Date of Graduation

5-2012

Document Type

Thesis

Degree Name

Bachelor of Science

Degree Level

Undergraduate

Department

Biological Sciences

Advisor

Oliver, Gretchen D

Reader

Smith, Kim

Second Reader

Riha, Michael

Third Reader

Brewer, Dennis

Abstract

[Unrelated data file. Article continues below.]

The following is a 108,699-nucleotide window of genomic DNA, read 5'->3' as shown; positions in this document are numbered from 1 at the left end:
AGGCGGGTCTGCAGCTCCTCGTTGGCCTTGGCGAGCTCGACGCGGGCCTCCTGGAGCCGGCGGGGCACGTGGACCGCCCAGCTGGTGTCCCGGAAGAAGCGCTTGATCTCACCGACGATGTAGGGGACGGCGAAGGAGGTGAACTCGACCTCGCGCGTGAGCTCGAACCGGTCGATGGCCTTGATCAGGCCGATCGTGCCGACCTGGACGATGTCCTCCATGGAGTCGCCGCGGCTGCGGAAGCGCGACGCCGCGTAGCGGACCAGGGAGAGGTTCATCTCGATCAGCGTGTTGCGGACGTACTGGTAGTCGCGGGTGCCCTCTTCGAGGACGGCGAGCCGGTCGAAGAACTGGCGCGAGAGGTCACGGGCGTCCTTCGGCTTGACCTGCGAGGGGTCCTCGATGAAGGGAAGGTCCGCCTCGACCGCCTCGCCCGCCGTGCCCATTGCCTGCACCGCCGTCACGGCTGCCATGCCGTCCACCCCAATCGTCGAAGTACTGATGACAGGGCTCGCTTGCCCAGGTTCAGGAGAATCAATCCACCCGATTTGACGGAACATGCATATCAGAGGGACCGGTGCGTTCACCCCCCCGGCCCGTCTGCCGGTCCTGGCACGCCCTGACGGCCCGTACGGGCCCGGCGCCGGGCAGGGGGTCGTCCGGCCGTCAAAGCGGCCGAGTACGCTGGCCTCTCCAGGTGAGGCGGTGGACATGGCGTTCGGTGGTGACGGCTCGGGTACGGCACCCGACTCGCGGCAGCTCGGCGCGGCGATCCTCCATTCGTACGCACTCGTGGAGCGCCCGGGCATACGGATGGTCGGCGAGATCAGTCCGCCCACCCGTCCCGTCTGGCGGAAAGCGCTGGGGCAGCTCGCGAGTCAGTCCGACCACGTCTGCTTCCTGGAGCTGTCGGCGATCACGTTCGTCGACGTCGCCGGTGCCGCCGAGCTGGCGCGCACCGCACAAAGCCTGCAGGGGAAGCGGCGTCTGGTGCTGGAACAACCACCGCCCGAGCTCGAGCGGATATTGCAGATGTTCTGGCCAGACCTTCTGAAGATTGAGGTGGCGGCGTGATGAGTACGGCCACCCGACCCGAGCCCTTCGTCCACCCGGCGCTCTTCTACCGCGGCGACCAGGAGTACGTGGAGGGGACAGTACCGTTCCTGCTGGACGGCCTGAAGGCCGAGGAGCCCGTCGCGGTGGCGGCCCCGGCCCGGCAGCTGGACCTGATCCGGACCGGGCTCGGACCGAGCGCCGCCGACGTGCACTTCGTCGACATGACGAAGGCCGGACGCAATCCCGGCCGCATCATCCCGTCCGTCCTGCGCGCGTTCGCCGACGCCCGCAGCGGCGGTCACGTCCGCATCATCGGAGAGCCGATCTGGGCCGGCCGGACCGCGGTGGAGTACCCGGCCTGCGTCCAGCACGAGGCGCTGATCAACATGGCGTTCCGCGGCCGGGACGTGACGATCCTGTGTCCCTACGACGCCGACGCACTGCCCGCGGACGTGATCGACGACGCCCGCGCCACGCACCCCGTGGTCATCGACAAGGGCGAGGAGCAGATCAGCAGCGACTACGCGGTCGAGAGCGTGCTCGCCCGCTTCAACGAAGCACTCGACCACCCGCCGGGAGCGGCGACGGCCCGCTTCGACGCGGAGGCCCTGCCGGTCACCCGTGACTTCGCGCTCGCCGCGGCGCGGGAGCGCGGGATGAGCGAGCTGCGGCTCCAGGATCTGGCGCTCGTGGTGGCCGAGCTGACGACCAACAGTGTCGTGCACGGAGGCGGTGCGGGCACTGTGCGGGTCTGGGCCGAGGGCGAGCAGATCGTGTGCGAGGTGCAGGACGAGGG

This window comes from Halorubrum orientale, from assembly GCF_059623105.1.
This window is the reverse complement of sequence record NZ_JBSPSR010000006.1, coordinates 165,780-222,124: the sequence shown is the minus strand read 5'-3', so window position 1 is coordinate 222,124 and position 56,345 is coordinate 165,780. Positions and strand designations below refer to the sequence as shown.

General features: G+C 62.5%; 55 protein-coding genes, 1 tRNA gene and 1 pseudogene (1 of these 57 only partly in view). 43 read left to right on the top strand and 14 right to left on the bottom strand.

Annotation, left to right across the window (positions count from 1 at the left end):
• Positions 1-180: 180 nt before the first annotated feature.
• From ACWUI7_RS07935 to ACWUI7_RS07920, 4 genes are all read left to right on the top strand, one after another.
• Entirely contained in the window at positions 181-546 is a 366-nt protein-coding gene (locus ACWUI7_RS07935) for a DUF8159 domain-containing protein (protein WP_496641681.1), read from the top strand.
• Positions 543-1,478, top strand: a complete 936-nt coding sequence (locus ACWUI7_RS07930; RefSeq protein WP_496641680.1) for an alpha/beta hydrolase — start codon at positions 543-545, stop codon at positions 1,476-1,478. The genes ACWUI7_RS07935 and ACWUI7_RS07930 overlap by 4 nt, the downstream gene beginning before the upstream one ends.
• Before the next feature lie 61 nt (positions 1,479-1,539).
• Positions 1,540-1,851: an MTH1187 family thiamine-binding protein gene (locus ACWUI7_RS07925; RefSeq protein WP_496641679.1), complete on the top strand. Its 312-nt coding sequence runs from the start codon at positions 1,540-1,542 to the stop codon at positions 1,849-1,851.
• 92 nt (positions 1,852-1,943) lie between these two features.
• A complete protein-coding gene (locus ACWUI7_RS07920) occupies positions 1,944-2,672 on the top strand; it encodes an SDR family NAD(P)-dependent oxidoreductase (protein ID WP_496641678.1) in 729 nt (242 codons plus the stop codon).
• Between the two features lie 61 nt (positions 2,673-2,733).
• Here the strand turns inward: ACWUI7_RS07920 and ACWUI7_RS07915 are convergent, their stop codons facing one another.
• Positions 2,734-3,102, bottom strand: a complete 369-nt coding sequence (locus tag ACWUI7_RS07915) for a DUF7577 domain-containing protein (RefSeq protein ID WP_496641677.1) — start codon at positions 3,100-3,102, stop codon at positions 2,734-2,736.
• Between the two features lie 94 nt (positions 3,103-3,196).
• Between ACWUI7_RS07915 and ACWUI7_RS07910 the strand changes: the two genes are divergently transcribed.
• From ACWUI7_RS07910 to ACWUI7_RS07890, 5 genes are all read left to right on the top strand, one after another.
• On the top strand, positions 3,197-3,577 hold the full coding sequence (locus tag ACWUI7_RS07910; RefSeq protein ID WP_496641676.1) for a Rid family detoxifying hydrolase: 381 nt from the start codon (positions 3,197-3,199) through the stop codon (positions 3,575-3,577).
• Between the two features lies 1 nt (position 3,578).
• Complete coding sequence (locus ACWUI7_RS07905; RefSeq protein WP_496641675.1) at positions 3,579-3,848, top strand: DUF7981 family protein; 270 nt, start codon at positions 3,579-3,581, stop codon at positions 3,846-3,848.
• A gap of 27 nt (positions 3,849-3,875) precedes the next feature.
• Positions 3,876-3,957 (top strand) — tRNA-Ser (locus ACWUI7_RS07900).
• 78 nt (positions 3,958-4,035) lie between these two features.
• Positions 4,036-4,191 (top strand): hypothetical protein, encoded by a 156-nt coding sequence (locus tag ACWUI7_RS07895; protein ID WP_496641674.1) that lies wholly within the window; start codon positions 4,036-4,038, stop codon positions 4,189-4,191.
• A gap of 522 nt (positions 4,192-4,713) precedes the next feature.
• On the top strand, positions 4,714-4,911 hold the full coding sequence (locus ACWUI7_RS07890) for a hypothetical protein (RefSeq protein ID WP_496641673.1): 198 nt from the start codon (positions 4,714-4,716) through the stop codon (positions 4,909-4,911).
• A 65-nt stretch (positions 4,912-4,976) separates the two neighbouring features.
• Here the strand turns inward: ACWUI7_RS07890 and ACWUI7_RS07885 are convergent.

ABSTRACT: Study Design: Controlled Laboratory Study. Objective: The purpose of this study was to examine kinematics and kinetics of the overhand throwing motion while throwing a football pass and a baseball fastball pitch. Background: Though the football throw seems similar to the overhand baseball throw except for the weight of the balls [.42kg football versus .14 kg baseball] the weight has been shown to affect shoulder position and stress throughout the throwing motion [6,11]. In addition, a football quarterback is at risk of shoulder injury as is a baseball pitcher. It is often stated that football quarterbacks are at risk of shoulder injury secondary to both the throwing motion and direct contact. No matter the weight of the ball, there should still be proper kinematics and sequential activation of the kinetic chain. Previous studies have been conducted examining those individuals who played baseball pitcher versus those who were football quarterback [6]. However there has yet to be a study examining those individuals who are dual sport players, baseball pitcher and football quarterback. Therefore the purpose of this study was to examine throwing kinematics and sequential activation of the segments of the same individual while throwing both a football pass and a baseball fastball pitch. It was hypothesized that both throws would display sequentiality; however, the baseball throw would have greater segmental speeds and there would be significant differences between throwing kinematics. Methods: Kinematic analysis was performed while 12 male athletes who play dual positions of quarterback and pitcher performed the two overhand throws: football passing and baseball pitching. Data were collected and analyzed for the four major events (foot contact, maximum shoulder external rotation, ball release, and maximum shoulder internal rotation) during the overhand throwing motion. Results: A multivariate analysis of variance revealed that there were significant differences between football and baseball throwing at foot contact in the degree of elbow flexion in the throwing arm and in the velocity of hip rotation among the two throws (p < .05). There was also a significant difference at maximum external rotation in the degree of elbow flexion in the throwing arm (p < .05). Conclusions: This study examined overhand throwing mechanics during both a football pass and a baseball pitch. Results showed that differences existed between football and baseball throwing. Throwing mechanics of individuals who play both positions of quarterback and pitcher are similar to previous data describing the two throws. Although this study did not pinpoint specific benefits from playing both pitcher and quarterback, it appears that there are no consequences to the throwing motions of athletes who play both positions. Further study with perhaps a larger sample size could look to see if injury susceptibility was higher due to more throwing and training over the course of time. Key Words: Baseball pitching, football passing, segmental speeds

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